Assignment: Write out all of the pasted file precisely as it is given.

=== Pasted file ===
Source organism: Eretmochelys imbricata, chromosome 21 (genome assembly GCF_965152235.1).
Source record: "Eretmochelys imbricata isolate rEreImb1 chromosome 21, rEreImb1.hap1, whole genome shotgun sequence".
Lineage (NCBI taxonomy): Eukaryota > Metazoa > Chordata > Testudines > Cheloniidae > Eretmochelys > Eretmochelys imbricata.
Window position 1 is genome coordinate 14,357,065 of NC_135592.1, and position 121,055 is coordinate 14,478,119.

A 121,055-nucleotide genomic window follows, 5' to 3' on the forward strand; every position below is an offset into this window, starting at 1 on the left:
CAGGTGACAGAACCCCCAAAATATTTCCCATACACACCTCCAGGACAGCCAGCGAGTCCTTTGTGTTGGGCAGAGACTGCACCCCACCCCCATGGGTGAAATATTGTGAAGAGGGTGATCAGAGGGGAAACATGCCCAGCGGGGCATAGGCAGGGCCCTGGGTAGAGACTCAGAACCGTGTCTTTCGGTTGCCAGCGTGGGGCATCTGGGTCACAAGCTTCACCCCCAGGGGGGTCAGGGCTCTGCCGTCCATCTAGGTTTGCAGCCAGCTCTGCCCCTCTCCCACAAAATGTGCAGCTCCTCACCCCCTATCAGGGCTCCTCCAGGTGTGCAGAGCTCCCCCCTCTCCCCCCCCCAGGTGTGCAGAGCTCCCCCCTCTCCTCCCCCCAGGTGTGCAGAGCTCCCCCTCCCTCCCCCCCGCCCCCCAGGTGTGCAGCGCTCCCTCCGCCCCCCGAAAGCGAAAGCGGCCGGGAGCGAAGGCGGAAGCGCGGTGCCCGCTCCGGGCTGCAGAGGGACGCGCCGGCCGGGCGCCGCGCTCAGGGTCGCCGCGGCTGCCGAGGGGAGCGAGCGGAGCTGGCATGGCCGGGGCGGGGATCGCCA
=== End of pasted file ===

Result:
Source organism: Eretmochelys imbricata, chromosome 21 (genome assembly GCF_965152235.1).
Source record: "Eretmochelys imbricata isolate rEreImb1 chromosome 21, rEreImb1.hap1, whole genome shotgun sequence".
Lineage (NCBI taxonomy): Eukaryota > Metazoa > Chordata > Testudines > Cheloniidae > Eretmochelys > Eretmochelys imbricata.
Window position 1 is genome coordinate 14,357,065 of NC_135592.1, and position 121,055 is coordinate 14,478,119.

A 121,055-nucleotide genomic window follows, 5' to 3' on the forward strand; every position below is an offset into this window, starting at 1 on the left:
CAGGTGACAGAACCCCCAAAATATTTCCCATACACACCTCCAGGACAGCCAGCGAGTCCTTTGTGTTGGGCAGAGACTGCACCCCACCCCCATGGGTGAAATATTGTGAAGAGGGTGATCAGAGGGGAAACATGCCCAGCGGGGCATAGGCAGGGCCCTGGGTAGAGACTCAGAACCGTGTCTTTCGGTTGCCAGCGTGGGGCATCTGGGTCACAAGCTTCACCCCCAGGGGGGTCAGGGCTCTGCCGTCCATCTAGGTTTGCAGCCAGCTCTGCCCCTCTCCCACAAAATGTGCAGCTCCTCACCCCCTATCAGGGCTCCTCCAGGTGTGCAGAGCTCCCCCCTCTCCCCCCCCCAGGTGTGCAGAGCTCCCCCCTCTCCTCCCCCCAGGTGTGCAGAGCTCCCCCTCCCTCCCCCCCGCCCCCCAGGTGTGCAGCGCTCCCTCCGCCCCCCGAAAGCGAAAGCGGCCGGGAGCGAAGGCGGAAGCGCGGTGCCCGCTCCGGGCTGCAGAGGGACGCGCCGGCCGGGCGCCGCGCTCAGGGTCGCCGCGGCTGCCGAGGGGAGCGAGCGGAGCTGGCATGGCCGGGGCGGGGATCGCCA